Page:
Angela Chao’s Death Is Now A Criminal Investigation

The circumstances surrounding the death of Angela Chao, the CEO of New York-based dry bulk shipping company Foremost Group and sister of former U.S. Transportation Secretary Elaine Chao, has sparked an investigation, with reports suggesting that the crash “was not a typical accident.”

Fifty-year old Chao, who tragically passed away following a car crash in Texas, was found dead in her sinking vehicle in a pond on a ranch in Johnson City, near Austin, on Feb. 11, as reported by the New York Post. The ranch is owned by a corporation connected to Chao’s husband, Jim Breyer.

Emergency medical services personnel attempted to rescue Chao, but she “succumbed from being under the water,” according to a statement from the Blanco County Sheriff’s Office to the Austin American-Statesman.

A letter to Texas Attorney General Ken Paxton from the sheriff’s office reportedly provided details on the unusual nature of the incident.

However, amidst the tributes and accolades, questions linger about the circumstances surrounding her death. Chao’s ties to China, through her position on the board of state-owned Bank of China and other entities, have drawn attention, particularly in light of recent geopolitical tensions and sanctions imposed on Chinese companies.

The manner in which Chao lost her life, who reportedly backed her Tesla into a pond on the ranch, has raised suspicions, with some speculating about the possibility of foul play or technological interference. Concerns have been voiced regarding the adequacy of the investigation, given the international implications and the potential involvement of sophisticated actors.

What to investigate?

Chao had a distinguished career, rising through the ranks at Foremost Group, the company founded by her parents in 1964. She became the chair and CEO in 2018, after serving in various roles within the company, focusing on ship operations and management. Chao, a Harvard graduate with a bachelor’s degree in economics, was known for her leadership in the shipping industry and her contributions to maritime education and philanthropy.

In addition to her role at Foremost Group, Chao served on the board of the Bank of China and as a director of the China State Shipbuilding Corporation. Her husband, Breyer, a prominent venture capitalist with investments in China, recently announced a hiatus from investing in Chinese tech companies following his firm’s designation as a ‘Chinese military company’ by the U.S. Department of Defense.

China State Shipbuilding Corporation faced sanctions from the Biden administration, further adding to the complex web of connections surrounding her untimely demise.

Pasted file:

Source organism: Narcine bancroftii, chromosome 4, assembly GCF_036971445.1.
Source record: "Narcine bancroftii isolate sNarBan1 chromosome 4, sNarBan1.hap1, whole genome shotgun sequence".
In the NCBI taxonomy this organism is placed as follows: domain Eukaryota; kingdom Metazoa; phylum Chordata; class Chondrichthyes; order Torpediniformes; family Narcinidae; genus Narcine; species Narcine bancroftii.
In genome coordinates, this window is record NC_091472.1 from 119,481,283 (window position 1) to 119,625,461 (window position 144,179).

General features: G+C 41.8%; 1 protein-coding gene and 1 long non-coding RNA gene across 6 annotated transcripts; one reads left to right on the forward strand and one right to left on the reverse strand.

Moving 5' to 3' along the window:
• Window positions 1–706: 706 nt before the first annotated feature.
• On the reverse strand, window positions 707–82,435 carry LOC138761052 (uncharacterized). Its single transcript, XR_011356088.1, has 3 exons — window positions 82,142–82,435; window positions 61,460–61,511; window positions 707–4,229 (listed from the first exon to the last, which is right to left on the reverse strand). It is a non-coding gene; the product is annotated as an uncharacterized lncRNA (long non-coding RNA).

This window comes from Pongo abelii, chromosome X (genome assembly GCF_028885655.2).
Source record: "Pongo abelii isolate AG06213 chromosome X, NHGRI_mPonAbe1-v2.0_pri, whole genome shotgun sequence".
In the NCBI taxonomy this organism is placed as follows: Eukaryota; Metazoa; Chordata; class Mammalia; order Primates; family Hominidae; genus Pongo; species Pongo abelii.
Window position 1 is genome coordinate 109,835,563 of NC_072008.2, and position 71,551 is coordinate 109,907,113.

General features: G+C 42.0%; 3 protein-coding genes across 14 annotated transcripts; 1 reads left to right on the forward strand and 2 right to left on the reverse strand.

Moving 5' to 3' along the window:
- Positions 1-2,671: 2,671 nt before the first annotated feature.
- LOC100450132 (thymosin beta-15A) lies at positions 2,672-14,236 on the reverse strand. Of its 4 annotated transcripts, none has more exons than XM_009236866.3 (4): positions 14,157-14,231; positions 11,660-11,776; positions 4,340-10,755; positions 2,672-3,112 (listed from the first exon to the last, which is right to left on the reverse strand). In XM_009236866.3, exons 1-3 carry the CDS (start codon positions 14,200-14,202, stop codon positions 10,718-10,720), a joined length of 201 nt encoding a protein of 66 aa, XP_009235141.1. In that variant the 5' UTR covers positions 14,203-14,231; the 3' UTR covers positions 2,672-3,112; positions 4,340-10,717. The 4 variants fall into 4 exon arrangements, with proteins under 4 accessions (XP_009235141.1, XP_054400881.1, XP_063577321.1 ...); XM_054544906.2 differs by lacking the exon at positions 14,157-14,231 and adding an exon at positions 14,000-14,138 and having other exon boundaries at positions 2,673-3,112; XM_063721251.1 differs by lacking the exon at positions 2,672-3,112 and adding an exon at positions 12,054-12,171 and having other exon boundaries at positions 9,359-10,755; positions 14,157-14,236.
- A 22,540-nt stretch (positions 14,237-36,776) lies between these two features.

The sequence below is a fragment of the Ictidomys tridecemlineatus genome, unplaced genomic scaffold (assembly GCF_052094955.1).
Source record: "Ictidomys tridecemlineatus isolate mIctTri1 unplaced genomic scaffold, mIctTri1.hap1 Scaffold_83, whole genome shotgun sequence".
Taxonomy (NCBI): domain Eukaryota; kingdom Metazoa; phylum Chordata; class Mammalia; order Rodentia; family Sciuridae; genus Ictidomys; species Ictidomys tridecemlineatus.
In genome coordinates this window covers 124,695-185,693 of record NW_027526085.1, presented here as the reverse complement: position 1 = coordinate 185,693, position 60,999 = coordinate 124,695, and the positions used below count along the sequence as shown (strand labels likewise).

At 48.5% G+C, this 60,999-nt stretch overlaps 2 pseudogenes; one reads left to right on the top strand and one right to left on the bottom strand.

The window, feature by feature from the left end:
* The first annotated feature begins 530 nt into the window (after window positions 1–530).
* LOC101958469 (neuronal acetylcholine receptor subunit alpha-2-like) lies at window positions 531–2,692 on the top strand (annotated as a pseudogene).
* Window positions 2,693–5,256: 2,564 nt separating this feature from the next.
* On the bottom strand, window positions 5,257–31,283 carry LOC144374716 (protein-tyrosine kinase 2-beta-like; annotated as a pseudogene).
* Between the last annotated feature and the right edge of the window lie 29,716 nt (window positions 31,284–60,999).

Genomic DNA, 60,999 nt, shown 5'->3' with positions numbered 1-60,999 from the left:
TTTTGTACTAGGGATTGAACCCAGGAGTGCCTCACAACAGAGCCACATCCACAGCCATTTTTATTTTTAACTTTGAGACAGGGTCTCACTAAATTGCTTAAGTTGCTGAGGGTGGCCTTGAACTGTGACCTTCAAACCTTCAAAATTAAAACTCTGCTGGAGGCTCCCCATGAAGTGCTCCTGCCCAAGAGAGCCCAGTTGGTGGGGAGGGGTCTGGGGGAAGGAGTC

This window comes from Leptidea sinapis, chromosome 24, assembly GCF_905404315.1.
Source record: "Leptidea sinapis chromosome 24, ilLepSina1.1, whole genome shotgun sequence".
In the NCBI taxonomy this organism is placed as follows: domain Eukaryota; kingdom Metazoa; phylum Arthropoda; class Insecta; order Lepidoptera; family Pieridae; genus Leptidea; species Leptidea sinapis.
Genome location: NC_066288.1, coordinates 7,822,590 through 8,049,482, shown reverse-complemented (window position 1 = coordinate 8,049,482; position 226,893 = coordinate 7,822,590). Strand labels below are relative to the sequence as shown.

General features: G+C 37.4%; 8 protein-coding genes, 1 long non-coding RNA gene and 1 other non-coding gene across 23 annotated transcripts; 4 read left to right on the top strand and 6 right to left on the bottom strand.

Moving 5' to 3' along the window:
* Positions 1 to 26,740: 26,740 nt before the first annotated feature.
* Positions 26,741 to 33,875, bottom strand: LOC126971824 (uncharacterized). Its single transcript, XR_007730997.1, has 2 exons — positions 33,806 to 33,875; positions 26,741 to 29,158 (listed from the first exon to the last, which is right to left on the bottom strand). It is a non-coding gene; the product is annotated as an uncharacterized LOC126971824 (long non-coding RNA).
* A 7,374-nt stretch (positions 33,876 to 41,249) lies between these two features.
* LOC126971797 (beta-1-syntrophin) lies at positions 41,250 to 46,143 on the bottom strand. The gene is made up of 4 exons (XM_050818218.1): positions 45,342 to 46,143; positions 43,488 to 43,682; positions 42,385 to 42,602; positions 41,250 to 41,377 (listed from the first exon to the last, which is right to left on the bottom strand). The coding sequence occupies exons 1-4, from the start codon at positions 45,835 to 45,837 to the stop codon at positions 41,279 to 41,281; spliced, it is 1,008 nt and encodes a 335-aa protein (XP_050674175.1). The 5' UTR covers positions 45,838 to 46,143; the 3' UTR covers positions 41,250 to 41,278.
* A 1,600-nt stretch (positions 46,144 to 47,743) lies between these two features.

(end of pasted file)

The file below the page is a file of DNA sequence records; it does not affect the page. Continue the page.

The news of Chao’s death has prompted speculation and scrutiny, particularly given her family connections and the circumstances of the crash. Jerrick White commented on social media, pointing out the timing of Senate Minority Leader Mitch McConnell’s announcement of stepping down from GOP leadership, just months before the election.

McConnell, who’s married to Elaine Chao, is Chao’s brother-in-law.

One crucial detail not previously highlighted, as pointed out by Hayman Capital Management CIO Kyle Bass, is the recent classification of Chao’s husband’s venture capital partnership, IDG Capital, as a “Chinese Operation” just days before her death. This development raises questions about potential connections to high-ranking officials within the Chinese Communist Party (CCP).

However, perhaps the most concerning omission is the refusal of the Blanco County Sheriff’s Department to accept assistance from the State Police in the initial investigation. This decision, coupled with the lack of an autopsy, the prompt return of Chao’s car to her family, and the failure to properly preserve evidence has raised eyebrows and fueled speculation about the integrity of the investigation.

Questions abound regarding the technical capacity of the Blanco County Sheriff’s Office to thoroughly investigate the circumstances surrounding Chao’s death.

“It’s a rare occasion in history when a local sheriff turns down the investigative help from such a well respected and storied organization as the Texas Rangers,” Bass wrote on X. “Why is that?! Does the Blanco County Sheriff have the technical capacity to investigate the Tesla Logs to determine if the car was tampered with or even hacked?”

Moreover, revelations that the Blanco County ranch where Chao’s death occurred is also owned by McConnell and Elaine Chao only add to the web of intrigue surrounding the case.

Information for this briefing was found via Fox and the sources mentioned. The author has no securities or affiliations related to this organization. Not a recommendation to buy or sell. Always do additional research and consult a professional before purchasing a security. The author holds no licenses.

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